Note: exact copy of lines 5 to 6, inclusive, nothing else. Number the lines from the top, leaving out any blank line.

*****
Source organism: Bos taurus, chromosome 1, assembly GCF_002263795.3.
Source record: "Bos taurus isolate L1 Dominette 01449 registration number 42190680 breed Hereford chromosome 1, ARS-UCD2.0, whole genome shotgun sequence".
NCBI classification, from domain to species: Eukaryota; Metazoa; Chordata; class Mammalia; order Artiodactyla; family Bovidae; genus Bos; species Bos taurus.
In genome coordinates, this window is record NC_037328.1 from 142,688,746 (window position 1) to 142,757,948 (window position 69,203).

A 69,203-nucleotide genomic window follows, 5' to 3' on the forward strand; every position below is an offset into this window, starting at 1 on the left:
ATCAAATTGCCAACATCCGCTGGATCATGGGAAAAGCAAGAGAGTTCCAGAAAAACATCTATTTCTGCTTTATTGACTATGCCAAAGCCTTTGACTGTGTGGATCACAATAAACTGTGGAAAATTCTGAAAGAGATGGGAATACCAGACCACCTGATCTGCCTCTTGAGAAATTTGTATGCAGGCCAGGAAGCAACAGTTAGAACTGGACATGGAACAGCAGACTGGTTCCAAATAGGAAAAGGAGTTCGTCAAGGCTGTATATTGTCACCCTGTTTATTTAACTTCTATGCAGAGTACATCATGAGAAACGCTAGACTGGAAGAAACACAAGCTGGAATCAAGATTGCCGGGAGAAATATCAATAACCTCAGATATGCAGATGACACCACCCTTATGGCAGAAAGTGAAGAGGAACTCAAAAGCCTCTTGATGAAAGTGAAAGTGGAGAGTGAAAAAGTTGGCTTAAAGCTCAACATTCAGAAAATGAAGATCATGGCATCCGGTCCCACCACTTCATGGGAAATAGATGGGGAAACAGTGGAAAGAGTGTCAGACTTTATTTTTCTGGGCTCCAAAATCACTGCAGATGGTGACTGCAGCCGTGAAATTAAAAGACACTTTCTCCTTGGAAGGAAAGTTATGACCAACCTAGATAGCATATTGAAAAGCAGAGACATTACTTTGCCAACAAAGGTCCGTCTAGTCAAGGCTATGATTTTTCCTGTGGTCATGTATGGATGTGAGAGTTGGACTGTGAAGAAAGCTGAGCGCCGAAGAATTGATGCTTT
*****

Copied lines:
A 69,203-nucleotide genomic window follows, 5' to 3' on the forward strand; every position below is an offset into this window, starting at 1 on the left:
ATCAAATTGCCAACATCCGCTGGATCATGGGAAAAGCAAGAGAGTTCCAGAAAAACATCTATTTCTGCTTTATTGACTATGCCAAAGCCTTTGACTGTGTGGATCACAATAAACTGTGGAAAATTCTGAAAGAGATGGGAATACCAGACCACCTGATCTGCCTCTTGAGAAATTTGTATGCAGGCCAGGAAGCAACAGTTAGAACTGGACATGGAACAGCAGACTGGTTCCAAATAGGAAAAGGAGTTCGTCAAGGCTGTATATTGTCACCCTGTTTATTTAACTTCTATGCAGAGTACATCATGAGAAACGCTAGACTGGAAGAAACACAAGCTGGAATCAAGATTGCCGGGAGAAATATCAATAACCTCAGATATGCAGATGACACCACCCTTATGGCAGAAAGTGAAGAGGAACTCAAAAGCCTCTTGATGAAAGTGAAAGTGGAGAGTGAAAAAGTTGGCTTAAAGCTCAACATTCAGAAAATGAAGATCATGGCATCCGGTCCCACCACTTCATGGGAAATAGATGGGGAAACAGTGGAAAGAGTGTCAGACTTTATTTTTCTGGGCTCCAAAATCACTGCAGATGGTGACTGCAGCCGTGAAATTAAAAGACACTTTCTCCTTGGAAGGAAAGTTATGACCAACCTAGATAGCATATTGAAAAGCAGAGACATTACTTTGCCAACAAAGGTCCGTCTAGTCAAGGCTATGATTTTTCCTGTGGTCATGTATGGATGTGAGAGTTGGACTGTGAAGAAAGCTGAGCGCCGAAGAATTGATGCTTT